- Obama did especially well in "white" states like Idaho and Kansas -- but this doesn't necessarily mean he's crossed the racial divide; it's because most of the states in which he did are caucus states, which compared to primary states have low overall turnout but favor candidates like Obama with a "smaller, but extremely active and loyal following."
- McCain achieved a majority of the votes in only three states: New Jersey, Connecticut, and New York, none of which he has a prayer of winning in November, no matter who the Democrat is. So although he may yet get the nomination, he will be largely campaigning in states where the Republicans actually wanted somebody else.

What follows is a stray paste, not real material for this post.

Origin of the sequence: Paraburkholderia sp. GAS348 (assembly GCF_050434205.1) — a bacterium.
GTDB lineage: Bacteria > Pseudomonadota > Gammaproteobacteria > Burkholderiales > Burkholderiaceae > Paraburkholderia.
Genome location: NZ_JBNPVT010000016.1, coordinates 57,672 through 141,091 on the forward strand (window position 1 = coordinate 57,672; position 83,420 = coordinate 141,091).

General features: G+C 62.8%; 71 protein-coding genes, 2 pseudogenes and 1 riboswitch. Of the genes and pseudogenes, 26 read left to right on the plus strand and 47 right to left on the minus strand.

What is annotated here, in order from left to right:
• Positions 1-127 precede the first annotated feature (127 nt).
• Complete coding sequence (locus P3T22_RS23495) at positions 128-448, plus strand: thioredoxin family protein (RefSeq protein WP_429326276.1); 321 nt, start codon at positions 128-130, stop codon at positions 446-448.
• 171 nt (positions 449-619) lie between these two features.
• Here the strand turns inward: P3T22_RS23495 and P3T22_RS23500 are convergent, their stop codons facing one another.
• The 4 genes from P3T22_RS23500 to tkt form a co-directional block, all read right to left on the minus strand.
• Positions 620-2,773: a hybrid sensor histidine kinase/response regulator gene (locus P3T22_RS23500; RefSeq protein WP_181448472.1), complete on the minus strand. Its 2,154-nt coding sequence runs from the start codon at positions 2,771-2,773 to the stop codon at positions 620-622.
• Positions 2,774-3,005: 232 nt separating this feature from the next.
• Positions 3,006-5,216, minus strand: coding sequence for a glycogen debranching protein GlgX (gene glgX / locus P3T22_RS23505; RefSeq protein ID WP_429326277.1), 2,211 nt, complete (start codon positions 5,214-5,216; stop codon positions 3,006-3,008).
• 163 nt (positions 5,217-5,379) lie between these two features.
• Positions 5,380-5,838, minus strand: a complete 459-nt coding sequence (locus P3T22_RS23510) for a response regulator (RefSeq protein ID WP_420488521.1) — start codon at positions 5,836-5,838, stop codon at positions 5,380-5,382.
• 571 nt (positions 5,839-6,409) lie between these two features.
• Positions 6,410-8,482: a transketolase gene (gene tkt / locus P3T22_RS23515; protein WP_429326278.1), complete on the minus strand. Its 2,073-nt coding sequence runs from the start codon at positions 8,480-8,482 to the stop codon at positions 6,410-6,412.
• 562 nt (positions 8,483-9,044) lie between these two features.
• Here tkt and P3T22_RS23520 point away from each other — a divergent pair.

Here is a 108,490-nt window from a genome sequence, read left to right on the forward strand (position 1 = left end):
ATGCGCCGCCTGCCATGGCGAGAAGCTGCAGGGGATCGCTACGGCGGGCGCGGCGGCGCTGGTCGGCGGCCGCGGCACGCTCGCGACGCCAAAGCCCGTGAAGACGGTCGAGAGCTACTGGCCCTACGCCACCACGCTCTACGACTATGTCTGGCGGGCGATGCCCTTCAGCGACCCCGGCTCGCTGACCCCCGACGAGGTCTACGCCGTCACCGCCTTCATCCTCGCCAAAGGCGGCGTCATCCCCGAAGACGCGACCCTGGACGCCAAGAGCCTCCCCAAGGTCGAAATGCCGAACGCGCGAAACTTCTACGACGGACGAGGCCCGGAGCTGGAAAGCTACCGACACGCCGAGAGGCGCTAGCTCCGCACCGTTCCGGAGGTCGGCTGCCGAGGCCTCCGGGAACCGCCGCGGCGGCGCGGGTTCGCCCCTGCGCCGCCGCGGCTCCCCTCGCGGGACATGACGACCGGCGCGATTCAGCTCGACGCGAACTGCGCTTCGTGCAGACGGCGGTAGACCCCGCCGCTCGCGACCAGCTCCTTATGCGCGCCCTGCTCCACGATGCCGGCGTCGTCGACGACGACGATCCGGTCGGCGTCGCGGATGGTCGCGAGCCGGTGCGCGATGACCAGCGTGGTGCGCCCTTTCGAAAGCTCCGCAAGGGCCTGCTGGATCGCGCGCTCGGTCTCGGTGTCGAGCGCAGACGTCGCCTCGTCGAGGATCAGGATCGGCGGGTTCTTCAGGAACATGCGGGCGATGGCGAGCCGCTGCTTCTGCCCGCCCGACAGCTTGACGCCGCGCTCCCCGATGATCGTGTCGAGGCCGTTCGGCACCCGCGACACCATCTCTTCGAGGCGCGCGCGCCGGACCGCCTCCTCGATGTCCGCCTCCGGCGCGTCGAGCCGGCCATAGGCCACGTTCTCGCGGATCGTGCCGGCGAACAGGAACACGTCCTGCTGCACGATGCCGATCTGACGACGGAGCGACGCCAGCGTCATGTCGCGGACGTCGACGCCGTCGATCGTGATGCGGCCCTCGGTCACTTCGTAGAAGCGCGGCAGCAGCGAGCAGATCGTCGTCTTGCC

- Huckabee won the South and is staying in the race hoping to be named VP on the ticket, which might unify the GOP. But Huckabee is very unpopular with independents and Democrats, so the Dems will insinuate that "McCain is an old guy who has had malignant melanona repeatedly. He's going to die in office and then you get President Huckabee? You want President Huckabee?"
Voter turnout here in Massachusetts was amazing. On Tuesday morning WBUR (local NPR affiliate) predicted a record turnout of 1.3 million voters. The next day they reported it was 1.7 million. This article says 26.6% of registered voters in the state voted, compared to 22.4% in 1980, the last big year like this. Nationwide for the entire primary season, we're on pace to break the all-time records of 1972.